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Net neutrality on the line

On Feb. 26 the Federal Communications Commission will vote to either save net neutrality or to let Comcast, Verizon, Time Warner Cable and AT&T create Internet slow lanes ("Real net neutrality," Feb. 5).

Cable companies in America are famous for high prices and poor service (Internet access is more expensive in many regions of U.S. than in my native Azerbaijan).

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Several cable companies rank as the most hated companies in America. Now they're attacking the Internet with plans to charge websites and content providers arbitrary fees and slow any sites that won't pay up. The fees will escalate prices with no improvement in service or quality.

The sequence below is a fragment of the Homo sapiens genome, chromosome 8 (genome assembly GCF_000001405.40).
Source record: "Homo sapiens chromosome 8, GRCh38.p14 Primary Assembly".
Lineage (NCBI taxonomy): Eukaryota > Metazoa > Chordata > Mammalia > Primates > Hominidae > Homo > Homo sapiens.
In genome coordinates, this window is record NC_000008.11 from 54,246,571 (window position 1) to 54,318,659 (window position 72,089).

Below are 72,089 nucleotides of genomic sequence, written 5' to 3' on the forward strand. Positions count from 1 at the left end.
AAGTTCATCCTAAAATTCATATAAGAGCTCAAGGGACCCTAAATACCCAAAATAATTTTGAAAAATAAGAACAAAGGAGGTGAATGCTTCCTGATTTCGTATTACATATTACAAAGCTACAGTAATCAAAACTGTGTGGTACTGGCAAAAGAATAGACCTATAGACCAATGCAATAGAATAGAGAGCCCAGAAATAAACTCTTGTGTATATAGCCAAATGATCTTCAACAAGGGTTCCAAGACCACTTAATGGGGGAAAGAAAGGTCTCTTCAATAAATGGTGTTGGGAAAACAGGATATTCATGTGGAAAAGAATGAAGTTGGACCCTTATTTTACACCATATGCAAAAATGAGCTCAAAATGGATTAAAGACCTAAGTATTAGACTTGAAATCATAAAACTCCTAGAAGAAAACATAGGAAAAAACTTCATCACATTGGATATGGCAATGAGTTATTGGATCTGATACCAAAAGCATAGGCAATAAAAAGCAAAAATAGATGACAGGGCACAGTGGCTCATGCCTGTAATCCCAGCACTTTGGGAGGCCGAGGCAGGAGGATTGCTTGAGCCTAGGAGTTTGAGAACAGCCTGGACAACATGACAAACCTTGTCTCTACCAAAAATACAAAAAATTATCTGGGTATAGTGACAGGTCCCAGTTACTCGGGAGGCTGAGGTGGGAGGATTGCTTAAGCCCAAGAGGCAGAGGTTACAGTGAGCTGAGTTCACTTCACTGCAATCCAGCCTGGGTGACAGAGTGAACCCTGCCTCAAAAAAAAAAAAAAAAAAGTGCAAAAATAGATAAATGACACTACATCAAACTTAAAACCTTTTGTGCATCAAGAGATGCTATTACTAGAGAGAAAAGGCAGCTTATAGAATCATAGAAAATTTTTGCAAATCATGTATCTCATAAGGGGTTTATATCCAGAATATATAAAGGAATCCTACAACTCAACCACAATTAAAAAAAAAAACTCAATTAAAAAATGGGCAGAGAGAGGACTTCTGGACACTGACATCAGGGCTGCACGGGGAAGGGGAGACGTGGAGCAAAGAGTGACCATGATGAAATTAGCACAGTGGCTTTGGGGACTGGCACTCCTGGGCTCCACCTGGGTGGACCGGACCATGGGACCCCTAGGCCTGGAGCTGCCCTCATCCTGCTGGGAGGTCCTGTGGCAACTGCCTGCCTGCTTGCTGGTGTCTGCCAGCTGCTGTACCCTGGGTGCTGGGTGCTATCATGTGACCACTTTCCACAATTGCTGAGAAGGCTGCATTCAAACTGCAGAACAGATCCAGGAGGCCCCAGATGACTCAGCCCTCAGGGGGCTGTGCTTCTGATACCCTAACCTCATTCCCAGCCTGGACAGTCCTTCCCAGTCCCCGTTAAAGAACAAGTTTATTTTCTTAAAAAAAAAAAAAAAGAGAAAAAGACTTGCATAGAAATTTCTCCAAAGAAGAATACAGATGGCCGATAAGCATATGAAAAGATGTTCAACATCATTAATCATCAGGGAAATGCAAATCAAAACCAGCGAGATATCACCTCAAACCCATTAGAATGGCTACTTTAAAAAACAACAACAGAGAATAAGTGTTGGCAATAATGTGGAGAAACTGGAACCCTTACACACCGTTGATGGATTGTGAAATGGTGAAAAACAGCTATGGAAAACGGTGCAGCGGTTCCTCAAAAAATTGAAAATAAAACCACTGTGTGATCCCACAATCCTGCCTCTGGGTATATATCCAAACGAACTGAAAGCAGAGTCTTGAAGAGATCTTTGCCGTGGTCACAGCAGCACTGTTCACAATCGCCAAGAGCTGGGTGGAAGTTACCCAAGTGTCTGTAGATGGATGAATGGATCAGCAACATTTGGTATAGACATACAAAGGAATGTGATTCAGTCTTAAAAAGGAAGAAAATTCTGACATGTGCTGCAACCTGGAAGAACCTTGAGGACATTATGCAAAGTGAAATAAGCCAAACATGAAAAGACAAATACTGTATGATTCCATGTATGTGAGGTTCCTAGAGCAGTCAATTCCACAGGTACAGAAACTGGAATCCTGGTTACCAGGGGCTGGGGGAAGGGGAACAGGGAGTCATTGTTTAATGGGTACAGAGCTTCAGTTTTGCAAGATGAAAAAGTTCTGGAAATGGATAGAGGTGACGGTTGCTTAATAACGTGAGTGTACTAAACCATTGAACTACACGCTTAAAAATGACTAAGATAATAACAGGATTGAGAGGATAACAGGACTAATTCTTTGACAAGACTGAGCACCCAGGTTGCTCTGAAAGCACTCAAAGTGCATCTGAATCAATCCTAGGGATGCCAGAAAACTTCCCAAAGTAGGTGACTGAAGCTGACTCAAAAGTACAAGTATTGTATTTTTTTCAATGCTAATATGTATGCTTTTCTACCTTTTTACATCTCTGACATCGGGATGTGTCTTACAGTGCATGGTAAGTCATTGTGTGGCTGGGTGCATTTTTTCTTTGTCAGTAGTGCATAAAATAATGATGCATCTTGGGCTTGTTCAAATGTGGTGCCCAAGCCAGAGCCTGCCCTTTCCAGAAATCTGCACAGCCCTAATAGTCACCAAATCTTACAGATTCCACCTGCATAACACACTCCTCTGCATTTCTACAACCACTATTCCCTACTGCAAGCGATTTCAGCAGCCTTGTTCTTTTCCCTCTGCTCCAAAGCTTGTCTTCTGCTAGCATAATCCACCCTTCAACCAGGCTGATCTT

If the companies win, the Internet will never be the same. I believe in a free and open Internet, with no arbitrary fees or slow lanes for sites that can't or won't pay.

Sensible people, companies and organizations should push for what's called "Title II reclassification," which is the only option that lets the FCC stop cable companies from steamrollering the principles of openness and equal access to the web hat we now take for granted.

The FCC's chairman and its board need to know that keeping net neutrality is the only acceptable result on Feb. 26.

Mike Mikailov, Columbia

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